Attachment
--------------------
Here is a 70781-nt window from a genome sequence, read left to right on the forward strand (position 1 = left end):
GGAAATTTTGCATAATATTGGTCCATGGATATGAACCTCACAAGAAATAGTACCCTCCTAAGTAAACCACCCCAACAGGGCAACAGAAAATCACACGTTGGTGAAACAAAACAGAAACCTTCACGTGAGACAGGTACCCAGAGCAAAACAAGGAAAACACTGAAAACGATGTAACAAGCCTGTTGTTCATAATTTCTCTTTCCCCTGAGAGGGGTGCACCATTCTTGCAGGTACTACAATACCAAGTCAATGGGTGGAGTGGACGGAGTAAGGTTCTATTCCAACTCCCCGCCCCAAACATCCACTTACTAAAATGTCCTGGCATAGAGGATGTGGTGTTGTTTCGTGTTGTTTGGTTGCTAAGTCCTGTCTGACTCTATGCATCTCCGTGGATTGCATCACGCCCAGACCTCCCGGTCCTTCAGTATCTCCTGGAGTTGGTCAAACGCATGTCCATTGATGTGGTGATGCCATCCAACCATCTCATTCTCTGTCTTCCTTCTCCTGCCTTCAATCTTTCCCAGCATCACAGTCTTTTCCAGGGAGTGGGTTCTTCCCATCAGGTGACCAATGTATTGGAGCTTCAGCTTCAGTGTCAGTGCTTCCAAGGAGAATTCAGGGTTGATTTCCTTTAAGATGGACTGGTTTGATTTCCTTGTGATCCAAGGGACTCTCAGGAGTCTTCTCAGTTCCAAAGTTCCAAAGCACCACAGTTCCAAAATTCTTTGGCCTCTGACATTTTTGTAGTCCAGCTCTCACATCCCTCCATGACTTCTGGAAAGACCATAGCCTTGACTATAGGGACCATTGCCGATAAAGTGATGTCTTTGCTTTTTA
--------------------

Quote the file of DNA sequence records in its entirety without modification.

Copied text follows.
Here is a 70781-nt window from a genome sequence, read left to right on the forward strand (position 1 = left end):
GGAAATTTTGCATAATATTGGTCCATGGATATGAACCTCACAAGAAATAGTACCCTCCTAAGTAAACCACCCCAACAGGGCAACAGAAAATCACACGTTGGTGAAACAAAACAGAAACCTTCACGTGAGACAGGTACCCAGAGCAAAACAAGGAAAACACTGAAAACGATGTAACAAGCCTGTTGTTCATAATTTCTCTTTCCCCTGAGAGGGGTGCACCATTCTTGCAGGTACTACAATACCAAGTCAATGGGTGGAGTGGACGGAGTAAGGTTCTATTCCAACTCCCCGCCCCAAACATCCACTTACTAAAATGTCCTGGCATAGAGGATGTGGTGTTGTTTCGTGTTGTTTGGTTGCTAAGTCCTGTCTGACTCTATGCATCTCCGTGGATTGCATCACGCCCAGACCTCCCGGTCCTTCAGTATCTCCTGGAGTTGGTCAAACGCATGTCCATTGATGTGGTGATGCCATCCAACCATCTCATTCTCTGTCTTCCTTCTCCTGCCTTCAATCTTTCCCAGCATCACAGTCTTTTCCAGGGAGTGGGTTCTTCCCATCAGGTGACCAATGTATTGGAGCTTCAGCTTCAGTGTCAGTGCTTCCAAGGAGAATTCAGGGTTGATTTCCTTTAAGATGGACTGGTTTGATTTCCTTGTGATCCAAGGGACTCTCAGGAGTCTTCTCAGTTCCAAAGTTCCAAAGCACCACAGTTCCAAAATTCTTTGGCCTCTGACATTTTTGTAGTCCAGCTCTCACATCCCTCCATGACTTCTGGAAAGACCATAGCCTTGACTATAGGGACCATTGCCGATAAAGTGATGTCTTTGCTTTTTA